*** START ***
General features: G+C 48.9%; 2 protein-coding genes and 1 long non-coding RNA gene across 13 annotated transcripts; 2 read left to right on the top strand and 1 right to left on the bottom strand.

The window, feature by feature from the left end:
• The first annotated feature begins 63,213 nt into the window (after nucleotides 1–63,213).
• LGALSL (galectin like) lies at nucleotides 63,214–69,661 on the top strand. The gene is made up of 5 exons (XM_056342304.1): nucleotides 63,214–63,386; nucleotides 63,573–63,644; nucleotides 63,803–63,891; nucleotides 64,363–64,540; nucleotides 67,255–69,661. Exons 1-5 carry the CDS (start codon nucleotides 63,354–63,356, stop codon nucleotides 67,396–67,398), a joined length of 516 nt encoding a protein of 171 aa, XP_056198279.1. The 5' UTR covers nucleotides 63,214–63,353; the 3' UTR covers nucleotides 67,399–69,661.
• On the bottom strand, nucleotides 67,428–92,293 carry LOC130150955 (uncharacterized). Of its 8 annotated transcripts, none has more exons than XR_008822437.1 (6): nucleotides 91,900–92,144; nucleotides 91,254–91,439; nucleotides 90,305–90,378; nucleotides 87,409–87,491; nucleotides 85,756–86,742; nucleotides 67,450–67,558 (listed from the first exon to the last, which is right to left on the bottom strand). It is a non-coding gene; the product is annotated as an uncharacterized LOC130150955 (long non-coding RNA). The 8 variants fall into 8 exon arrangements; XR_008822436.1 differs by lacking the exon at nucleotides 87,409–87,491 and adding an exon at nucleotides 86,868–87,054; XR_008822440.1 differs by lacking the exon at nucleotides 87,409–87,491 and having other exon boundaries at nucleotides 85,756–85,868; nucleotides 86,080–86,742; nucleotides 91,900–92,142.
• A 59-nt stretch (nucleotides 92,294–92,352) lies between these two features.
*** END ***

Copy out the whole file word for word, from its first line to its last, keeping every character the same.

General features: G+C 48.9%; 2 protein-coding genes and 1 long non-coding RNA gene across 13 annotated transcripts; 2 read left to right on the top strand and 1 right to left on the bottom strand.

The window, feature by feature from the left end:
• The first annotated feature begins 63,213 nt into the window (after nucleotides 1–63,213).
• LGALSL (galectin like) lies at nucleotides 63,214–69,661 on the top strand. The gene is made up of 5 exons (XM_056342304.1): nucleotides 63,214–63,386; nucleotides 63,573–63,644; nucleotides 63,803–63,891; nucleotides 64,363–64,540; nucleotides 67,255–69,661. Exons 1-5 carry the CDS (start codon nucleotides 63,354–63,356, stop codon nucleotides 67,396–67,398), a joined length of 516 nt encoding a protein of 171 aa, XP_056198279.1. The 5' UTR covers nucleotides 63,214–63,353; the 3' UTR covers nucleotides 67,399–69,661.
• On the bottom strand, nucleotides 67,428–92,293 carry LOC130150955 (uncharacterized). Of its 8 annotated transcripts, none has more exons than XR_008822437.1 (6): nucleotides 91,900–92,144; nucleotides 91,254–91,439; nucleotides 90,305–90,378; nucleotides 87,409–87,491; nucleotides 85,756–86,742; nucleotides 67,450–67,558 (listed from the first exon to the last, which is right to left on the bottom strand). It is a non-coding gene; the product is annotated as an uncharacterized LOC130150955 (long non-coding RNA). The 8 variants fall into 8 exon arrangements; XR_008822436.1 differs by lacking the exon at nucleotides 87,409–87,491 and adding an exon at nucleotides 86,868–87,054; XR_008822440.1 differs by lacking the exon at nucleotides 87,409–87,491 and having other exon boundaries at nucleotides 85,756–85,868; nucleotides 86,080–86,742; nucleotides 91,900–92,142.
• A 59-nt stretch (nucleotides 92,294–92,352) lies between these two features.